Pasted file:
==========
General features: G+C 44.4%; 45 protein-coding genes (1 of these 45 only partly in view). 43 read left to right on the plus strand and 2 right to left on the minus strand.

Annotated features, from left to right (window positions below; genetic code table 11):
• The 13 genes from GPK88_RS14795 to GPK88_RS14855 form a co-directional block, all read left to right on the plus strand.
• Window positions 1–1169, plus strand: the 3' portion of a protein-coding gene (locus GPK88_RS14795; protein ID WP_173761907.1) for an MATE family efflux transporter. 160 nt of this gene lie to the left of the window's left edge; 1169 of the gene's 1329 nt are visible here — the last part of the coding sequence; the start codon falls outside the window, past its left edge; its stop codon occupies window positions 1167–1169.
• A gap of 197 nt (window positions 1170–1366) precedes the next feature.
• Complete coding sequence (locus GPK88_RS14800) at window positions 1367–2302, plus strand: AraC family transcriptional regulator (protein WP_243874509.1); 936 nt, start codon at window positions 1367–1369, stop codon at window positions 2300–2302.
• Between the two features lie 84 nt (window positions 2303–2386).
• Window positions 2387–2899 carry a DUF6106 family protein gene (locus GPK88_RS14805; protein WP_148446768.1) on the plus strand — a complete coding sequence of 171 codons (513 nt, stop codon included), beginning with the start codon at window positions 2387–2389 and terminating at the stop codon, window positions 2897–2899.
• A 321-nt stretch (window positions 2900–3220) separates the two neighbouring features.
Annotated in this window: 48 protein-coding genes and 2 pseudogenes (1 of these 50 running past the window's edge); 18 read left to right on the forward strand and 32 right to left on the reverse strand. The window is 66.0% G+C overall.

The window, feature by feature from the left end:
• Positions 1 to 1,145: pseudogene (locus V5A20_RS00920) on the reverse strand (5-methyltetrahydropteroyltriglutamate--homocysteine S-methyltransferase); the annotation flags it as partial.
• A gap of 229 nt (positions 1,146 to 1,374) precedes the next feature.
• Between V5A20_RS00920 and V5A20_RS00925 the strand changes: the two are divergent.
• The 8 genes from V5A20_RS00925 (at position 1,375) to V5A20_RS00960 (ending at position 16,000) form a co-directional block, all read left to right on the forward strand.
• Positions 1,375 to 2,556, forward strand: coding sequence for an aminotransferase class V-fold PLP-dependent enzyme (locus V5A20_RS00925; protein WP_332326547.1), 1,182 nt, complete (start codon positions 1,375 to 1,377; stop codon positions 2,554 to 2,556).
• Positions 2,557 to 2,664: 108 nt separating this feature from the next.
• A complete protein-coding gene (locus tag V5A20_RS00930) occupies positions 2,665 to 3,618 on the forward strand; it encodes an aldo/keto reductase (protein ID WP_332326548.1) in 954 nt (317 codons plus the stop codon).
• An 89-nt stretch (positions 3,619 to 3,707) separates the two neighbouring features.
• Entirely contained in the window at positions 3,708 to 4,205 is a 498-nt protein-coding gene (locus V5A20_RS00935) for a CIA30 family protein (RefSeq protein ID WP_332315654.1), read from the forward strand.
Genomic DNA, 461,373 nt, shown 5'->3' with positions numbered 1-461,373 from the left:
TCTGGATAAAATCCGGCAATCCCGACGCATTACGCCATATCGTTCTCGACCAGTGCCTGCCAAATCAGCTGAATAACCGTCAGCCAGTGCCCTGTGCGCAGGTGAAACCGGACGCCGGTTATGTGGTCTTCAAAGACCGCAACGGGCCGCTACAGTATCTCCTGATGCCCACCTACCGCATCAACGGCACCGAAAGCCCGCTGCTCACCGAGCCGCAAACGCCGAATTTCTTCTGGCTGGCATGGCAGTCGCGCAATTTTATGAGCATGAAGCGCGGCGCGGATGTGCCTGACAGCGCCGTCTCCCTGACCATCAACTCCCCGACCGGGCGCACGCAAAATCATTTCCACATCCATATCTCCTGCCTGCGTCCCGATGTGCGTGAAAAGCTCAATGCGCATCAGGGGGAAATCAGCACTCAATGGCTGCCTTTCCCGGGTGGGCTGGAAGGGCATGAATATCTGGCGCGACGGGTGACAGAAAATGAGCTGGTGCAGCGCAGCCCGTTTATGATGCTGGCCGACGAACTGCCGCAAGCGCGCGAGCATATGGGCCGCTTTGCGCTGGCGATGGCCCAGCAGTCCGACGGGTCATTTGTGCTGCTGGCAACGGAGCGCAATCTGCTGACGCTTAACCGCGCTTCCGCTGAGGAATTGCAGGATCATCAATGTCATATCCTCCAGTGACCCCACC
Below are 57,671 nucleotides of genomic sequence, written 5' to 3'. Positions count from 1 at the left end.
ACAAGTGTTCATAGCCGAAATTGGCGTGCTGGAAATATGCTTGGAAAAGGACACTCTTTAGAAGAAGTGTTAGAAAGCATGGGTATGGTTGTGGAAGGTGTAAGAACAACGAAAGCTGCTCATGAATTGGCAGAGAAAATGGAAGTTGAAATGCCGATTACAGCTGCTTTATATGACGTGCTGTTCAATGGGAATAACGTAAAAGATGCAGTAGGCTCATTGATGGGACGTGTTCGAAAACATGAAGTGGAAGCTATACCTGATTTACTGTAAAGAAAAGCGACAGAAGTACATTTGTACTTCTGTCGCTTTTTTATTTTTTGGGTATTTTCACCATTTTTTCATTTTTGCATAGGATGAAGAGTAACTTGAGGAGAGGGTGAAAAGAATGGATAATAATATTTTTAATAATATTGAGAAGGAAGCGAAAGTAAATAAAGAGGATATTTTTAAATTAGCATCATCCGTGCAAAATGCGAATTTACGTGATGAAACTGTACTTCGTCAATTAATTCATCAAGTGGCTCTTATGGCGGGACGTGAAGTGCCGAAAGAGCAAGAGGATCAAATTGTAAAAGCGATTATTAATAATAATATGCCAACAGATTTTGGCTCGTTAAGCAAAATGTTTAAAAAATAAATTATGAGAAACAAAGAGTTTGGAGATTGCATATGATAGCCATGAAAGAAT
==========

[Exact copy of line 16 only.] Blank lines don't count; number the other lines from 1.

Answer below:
• Positions 1,375 to 2,556, forward strand: coding sequence for an aminotransferase class V-fold PLP-dependent enzyme (locus V5A20_RS00925; protein WP_332326547.1), 1,182 nt, complete (start codon positions 1,375 to 1,377; stop codon positions 2,554 to 2,556).